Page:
What should employers consider when managing redundancy as the furlough scheme comes to an end? Croner-i explores the issues
The furlough scheme has been a saving grace for many employers while COVID-19 lockdown restrictions have been in place. However, as these restrictions are slowly eased and with the scheme ending on 30 September, employers may find they have no other choice but to make some roles redundant.
What is redundancy?
A redundancy situation exists where:
- You shut down a business or part of it completely
- You shut down at a specific location (even if you are moving to a new location)
- Your requirement for employees to do work of a particular kind has reduced or come to an end.
Following redundancy procedures
If a redundancy exercise becomes necessary, there are various steps that need to be considered in any instance. These are:
- Careful initial planning and preparation
- Consider if any alternatives to redundancy exist
- Notify the Department of Business Innovation and Skills (on form HR1) if there are to be more than 19 employees affected
- Collective consultation is required in all cases where more than 19 employees are affected (and should also be considered in smaller exercises)
- Individual consultation is required in all cases
- Consult and inform appropriate representatives of affected employees as a statutory duty
- Consider the method to be used for selection and the details of the selection process
- End all contracts of employment through the proper use of notice or payment in lieu of notice
- Identify the payments that will be due to any employees who are made redundant
- Offer a right of appeal to anyone selected for redundancy.
The planning stage in a redundancy exercise is crucial. Employers should give particular consideration to:
- Defining why redundancies are necessary — in case there are alternative options they can explore
- Preparing a timetable for the steps that will need to be taken, when they will be taken and by whom
- Preparing the draft documentation you will need at each of these stages in advance and ensuring that such documentation is securely stored and kept confidential at all times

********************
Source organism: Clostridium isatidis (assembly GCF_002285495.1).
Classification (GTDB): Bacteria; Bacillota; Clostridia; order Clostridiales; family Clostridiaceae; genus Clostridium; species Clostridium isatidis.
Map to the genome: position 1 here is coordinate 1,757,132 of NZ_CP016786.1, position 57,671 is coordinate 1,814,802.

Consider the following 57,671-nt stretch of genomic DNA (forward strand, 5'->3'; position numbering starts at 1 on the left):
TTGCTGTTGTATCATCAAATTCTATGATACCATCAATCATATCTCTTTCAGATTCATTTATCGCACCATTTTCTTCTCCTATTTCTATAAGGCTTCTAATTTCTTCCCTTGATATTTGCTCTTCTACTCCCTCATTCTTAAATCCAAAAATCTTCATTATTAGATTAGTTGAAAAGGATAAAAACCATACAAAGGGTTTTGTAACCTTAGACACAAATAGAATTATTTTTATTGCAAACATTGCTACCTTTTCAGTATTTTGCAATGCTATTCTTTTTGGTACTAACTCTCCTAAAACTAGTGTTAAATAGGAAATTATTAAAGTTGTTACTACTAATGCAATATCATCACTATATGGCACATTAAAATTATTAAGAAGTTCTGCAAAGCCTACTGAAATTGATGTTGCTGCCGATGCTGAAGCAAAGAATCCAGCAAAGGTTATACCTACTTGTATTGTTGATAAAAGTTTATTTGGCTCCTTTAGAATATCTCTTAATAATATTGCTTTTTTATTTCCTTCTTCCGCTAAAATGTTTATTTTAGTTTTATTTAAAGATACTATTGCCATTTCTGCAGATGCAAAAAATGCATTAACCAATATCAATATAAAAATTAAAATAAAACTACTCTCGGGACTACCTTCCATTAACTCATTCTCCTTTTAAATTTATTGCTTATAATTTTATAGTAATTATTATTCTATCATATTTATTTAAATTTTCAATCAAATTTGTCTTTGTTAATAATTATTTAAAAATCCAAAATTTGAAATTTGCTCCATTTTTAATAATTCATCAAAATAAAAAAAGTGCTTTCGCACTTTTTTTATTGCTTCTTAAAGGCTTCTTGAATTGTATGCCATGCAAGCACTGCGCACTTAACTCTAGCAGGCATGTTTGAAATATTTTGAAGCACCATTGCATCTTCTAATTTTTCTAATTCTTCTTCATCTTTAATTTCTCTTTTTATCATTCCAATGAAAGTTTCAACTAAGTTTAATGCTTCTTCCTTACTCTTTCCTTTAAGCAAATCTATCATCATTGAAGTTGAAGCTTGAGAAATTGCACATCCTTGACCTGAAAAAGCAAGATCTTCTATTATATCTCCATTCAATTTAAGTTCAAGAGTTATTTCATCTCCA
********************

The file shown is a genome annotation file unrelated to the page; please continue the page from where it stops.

- Checking all affected employees’ contracts of employment and other details in advance. For example, length of service, notice periods, whether you have the right to make a payment in lieu of notice, and the employee’s age, salary and benefits packages
- Explaining to managers the legal timescales involved. For example, a large-scale exercise (more than 100 people) will involve a 45-day consultation period and a notice period of up to 12 weeks depending on the terms of the contracts of employment, plus time needed for elections of staff representatives. The process can take around five months in total and even a single redundancy involving just one post will take a few weeks to handle fairly
- Lining up your team. For example, payroll, lawyers, accountants, outplacement consultants, job centre and more. You may have to wait until after the initial announcement is made for reasons of confidentiality
- Whether you have got employee representatives in place to consult with in the case of a collective consultation or whether you need to build in an election process
- Managing the human element. Redundancies invoke many emotions and you must be prepared that even the most skilled person can find it hard to make the announcement or sound genuinely concerned when what they have been told to say is scripted. They may easily go ‘off script’ and you will have to be prepared to clarify things. A ‘frequently asked questions’ document for managers may help to keep them ‘on message’